FLEGENHEIMER: I'm not sure the Alec Baldwin bits have drawn a ton of blood among Washington types since the campaign. Are there really any you remember? Maybe if Joe Scarborough put on the wig, Trump would have noticed.

ROGERS: Some of the portrayals of the women have broken through in a bad way. There's a lot of zeroing in on Sarah Huckabee Sanders' weight and Southern-ness that has been seen, by her and others, as unnecessarily harsh and gendered in a way that we didn't get with Spicer or other men in Trump's orbit. But I've also overheard people in her own party making fun of her appearance. And I think the "SNL" portrayal of Kellyanne Conway — as a media-obsessed "Fatal Attraction" type — was viewed as line-crossing.

FLEGENHEIMER: A lot of Washington seemed to have Conway's back on that one.

HEALY: Like "SNL," the late-night hosts often led with Trump jokes this year. Does he stay up late enough to watch? He often starts tweeting at 6 a.m. — not so much at 11:45 p.m.

ROGERS: I get the sense he's a day-later-snippet guy like the rest of us. Otherwise the tweets would be 24/7.

HEALY: Which late-night host has the most influence on D.C.?

ROGERS: Kimmel. In reach, you'd be hard-pressed to say that anyone had a bigger impact on our attention than he did by using a personal story about his son to influence the Affordable Health Care Act debate.

FLEGENHEIMER: Night to night, I'm not sure how much currency Kimmel has. But on health care, his advocacy was without question the late-night event of the year in politics. You had GOP operatives sending out fact-checks on Kimmel like he was the Senate minority leader.

ROGERS: He had multiple lawmakers publicly responding within hours.

FLEGENHEIMER: In general, there are multiple late-night ecosystems. Among all the Democrats potentially elbowing into the 2020 race, it's a very good look for them to be seen on Colbert, Samantha Bee, Seth Meyers. Some of the hosts are functionally arms of the "resistance" at this point, right?

ROGERS: I think Bee is definitely identified as part of the resistance. She hosted a White House Correspondents' Dinner alternative party.

FLEGENHEIMER: It seems like Bernie Sanders is on Seth Meyers every few weeks. Kirsten Gillibrand has a good relationship with Samantha Bee's show. These are the audiences they want to reach.

HEALY: Do appearances translate into donations during off-election years like 2017?

FLEGENHEIMER: Doesn't hurt! And this is where Democrats have to go make pilgrimage to reach primary voters.

ROGERS: The impulse to raise money as a response to sound bites — whether on late night or even on Twitter — feels super 2017.

HEALY: Some politicians send out YouTube videos of their late-night appearances to their donor/supporter lists.

FLEGENHEIMER: Oh, definitely.

ROGERS: Maybe even GIFs.

HEALY: From late night to movies and television, sex and gender have been particularly major themes this year, at the same time as women and some men have come forward with sexual-harassment accusations against powerful men across Hollywood. You have the popularity of "Wonder Woman" and "Big Little Lies" and "The Handmaid's Tale." I wonder about the distance between art and politics this year. It feels very close.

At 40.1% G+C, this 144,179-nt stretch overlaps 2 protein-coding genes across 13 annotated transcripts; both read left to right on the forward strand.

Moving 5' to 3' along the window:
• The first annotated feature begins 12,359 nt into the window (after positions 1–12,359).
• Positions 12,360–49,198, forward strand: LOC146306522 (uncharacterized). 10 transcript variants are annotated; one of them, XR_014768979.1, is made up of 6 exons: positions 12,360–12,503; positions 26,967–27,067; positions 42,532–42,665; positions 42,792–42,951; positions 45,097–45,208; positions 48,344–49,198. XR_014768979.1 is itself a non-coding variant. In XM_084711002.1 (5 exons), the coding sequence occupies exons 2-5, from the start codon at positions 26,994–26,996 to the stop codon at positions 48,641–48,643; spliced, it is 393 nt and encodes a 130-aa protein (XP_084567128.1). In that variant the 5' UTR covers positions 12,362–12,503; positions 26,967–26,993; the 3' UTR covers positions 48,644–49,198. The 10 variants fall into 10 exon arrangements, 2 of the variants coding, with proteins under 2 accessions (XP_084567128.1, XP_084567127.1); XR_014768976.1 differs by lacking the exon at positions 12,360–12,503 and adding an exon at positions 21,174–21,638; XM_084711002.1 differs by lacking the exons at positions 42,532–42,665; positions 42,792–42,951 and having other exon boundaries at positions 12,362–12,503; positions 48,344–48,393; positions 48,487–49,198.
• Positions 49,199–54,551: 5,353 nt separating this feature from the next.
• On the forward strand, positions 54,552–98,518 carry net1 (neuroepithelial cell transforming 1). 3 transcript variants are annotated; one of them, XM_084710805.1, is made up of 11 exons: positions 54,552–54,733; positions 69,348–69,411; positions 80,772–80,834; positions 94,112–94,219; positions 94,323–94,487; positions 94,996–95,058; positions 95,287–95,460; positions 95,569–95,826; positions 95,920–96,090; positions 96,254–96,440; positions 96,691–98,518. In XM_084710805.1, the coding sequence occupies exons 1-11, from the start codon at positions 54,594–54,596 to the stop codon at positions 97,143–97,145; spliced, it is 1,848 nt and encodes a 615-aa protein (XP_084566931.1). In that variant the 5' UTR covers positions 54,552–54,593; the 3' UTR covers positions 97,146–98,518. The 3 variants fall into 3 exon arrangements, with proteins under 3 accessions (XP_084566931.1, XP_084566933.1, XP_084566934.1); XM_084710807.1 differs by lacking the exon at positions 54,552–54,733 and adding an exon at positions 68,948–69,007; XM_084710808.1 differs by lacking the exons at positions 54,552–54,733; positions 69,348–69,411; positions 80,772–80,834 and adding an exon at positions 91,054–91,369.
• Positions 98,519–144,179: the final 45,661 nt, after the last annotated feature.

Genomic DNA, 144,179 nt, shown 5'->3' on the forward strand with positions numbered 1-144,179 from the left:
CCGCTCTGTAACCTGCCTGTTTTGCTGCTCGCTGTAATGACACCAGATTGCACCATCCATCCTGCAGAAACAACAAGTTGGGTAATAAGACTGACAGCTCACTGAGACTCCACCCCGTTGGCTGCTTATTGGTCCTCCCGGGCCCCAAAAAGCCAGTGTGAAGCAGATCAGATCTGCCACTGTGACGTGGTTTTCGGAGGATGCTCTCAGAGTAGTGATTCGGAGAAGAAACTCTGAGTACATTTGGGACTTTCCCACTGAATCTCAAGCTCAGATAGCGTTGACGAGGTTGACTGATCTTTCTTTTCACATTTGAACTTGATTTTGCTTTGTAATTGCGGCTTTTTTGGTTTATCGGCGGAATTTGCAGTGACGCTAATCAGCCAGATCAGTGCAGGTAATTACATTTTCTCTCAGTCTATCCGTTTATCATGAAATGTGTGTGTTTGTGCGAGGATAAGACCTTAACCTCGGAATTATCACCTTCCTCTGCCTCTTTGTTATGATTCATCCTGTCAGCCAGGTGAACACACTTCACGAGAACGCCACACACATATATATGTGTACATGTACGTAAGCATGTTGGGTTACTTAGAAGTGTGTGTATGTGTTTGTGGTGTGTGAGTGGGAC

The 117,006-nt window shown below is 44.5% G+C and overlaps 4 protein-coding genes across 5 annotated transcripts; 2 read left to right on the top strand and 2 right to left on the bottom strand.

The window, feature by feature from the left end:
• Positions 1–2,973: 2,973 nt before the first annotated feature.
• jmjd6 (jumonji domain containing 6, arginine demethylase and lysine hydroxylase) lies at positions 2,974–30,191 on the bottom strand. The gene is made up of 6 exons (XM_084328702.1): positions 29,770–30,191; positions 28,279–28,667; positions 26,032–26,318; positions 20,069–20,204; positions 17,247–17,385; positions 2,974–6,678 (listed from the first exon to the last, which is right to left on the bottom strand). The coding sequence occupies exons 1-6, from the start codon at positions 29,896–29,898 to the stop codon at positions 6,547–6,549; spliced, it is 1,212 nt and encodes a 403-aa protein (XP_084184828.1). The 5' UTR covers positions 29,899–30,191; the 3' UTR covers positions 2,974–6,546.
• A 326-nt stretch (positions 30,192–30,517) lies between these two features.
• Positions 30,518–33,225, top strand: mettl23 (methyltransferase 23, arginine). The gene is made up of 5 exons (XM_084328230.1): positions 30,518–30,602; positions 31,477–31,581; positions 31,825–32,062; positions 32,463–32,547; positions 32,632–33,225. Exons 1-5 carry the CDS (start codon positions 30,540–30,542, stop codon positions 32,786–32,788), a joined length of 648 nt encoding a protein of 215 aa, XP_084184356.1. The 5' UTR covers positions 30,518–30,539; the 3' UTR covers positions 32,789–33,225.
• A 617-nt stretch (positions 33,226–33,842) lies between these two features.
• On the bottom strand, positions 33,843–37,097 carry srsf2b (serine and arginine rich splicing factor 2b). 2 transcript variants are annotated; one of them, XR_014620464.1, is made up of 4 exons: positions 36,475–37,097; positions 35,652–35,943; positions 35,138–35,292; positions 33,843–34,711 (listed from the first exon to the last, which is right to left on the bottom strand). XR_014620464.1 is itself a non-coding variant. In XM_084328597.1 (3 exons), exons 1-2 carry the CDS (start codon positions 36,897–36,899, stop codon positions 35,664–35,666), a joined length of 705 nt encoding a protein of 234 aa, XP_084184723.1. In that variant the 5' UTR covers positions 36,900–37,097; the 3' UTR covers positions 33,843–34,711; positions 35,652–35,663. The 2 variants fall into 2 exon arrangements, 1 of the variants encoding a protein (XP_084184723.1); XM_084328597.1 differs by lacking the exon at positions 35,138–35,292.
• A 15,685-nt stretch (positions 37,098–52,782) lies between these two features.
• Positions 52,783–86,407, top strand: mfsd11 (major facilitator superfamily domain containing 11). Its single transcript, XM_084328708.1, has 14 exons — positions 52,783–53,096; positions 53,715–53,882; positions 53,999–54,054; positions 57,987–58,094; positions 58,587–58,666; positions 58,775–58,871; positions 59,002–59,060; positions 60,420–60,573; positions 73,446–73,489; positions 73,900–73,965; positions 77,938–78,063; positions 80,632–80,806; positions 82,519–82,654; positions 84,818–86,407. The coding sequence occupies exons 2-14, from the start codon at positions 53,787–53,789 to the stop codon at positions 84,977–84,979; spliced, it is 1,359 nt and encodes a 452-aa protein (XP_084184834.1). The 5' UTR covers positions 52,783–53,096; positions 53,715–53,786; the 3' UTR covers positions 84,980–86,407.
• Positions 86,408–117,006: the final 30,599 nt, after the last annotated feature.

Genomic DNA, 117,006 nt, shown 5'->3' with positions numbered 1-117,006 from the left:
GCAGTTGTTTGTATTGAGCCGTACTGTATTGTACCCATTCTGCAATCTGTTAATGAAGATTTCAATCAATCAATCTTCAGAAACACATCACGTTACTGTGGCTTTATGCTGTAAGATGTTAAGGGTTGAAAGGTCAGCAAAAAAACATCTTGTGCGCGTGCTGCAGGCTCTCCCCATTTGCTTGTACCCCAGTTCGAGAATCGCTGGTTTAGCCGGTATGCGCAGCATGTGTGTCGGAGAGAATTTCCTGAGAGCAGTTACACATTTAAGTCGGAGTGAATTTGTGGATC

ROGERS: When Congressman Trent Franks was found to have offered a woman $5 million to be a surrogate for him and his wife and was thought to suggest sex as a way to do this, I heard several references to "Handmaid's Tale" while reporting that story. He seemed unclear about whether or not approaching an aide to bear his children was inappropriate, which raises the important question of how an elected official might view a woman's place in this world in the first place.

FLEGENHEIMER: Not a great moment for members of Congress trying to paint Hollywood as deeply out of touch. Then again, Hollywood might be outpacing Congress in this purge-your-predators arms race.

ROGERS: And "Big Little Lies" was about the complications of womanhood and how men mess with the dynamics of the bonds you form with each other. The final shot of "Big Little Lies" — the women frolicking on a beach after this horrible period of their lives — was beautiful. They had bonded out of necessity to protect each other. And that feels very, very current.

HEALY: That reminds me of the scenes in "Wonder Woman" where the Amazons are riding together into battle. You know, we've never had a woman as defense secretary or as chair of the Joint Chiefs. The year began with questions about whether the Trump administration would accept women in combat roles. Then there was Trump's ban on transgender people serving in the military. I was struck by "Wonder Woman" as a counterpoint to the Trump era — a series of scenes where women were in power, fighting for their home and drawing on their skill and training and intelligence.

ROGERS: Yes. And the need for women to band together and fight, which we're seeing a great deal of now.

HEALY: Are there any American female political leaders in 2017 who remind you of Diana?

ROGERS: No. Those women have spent too much time in man world.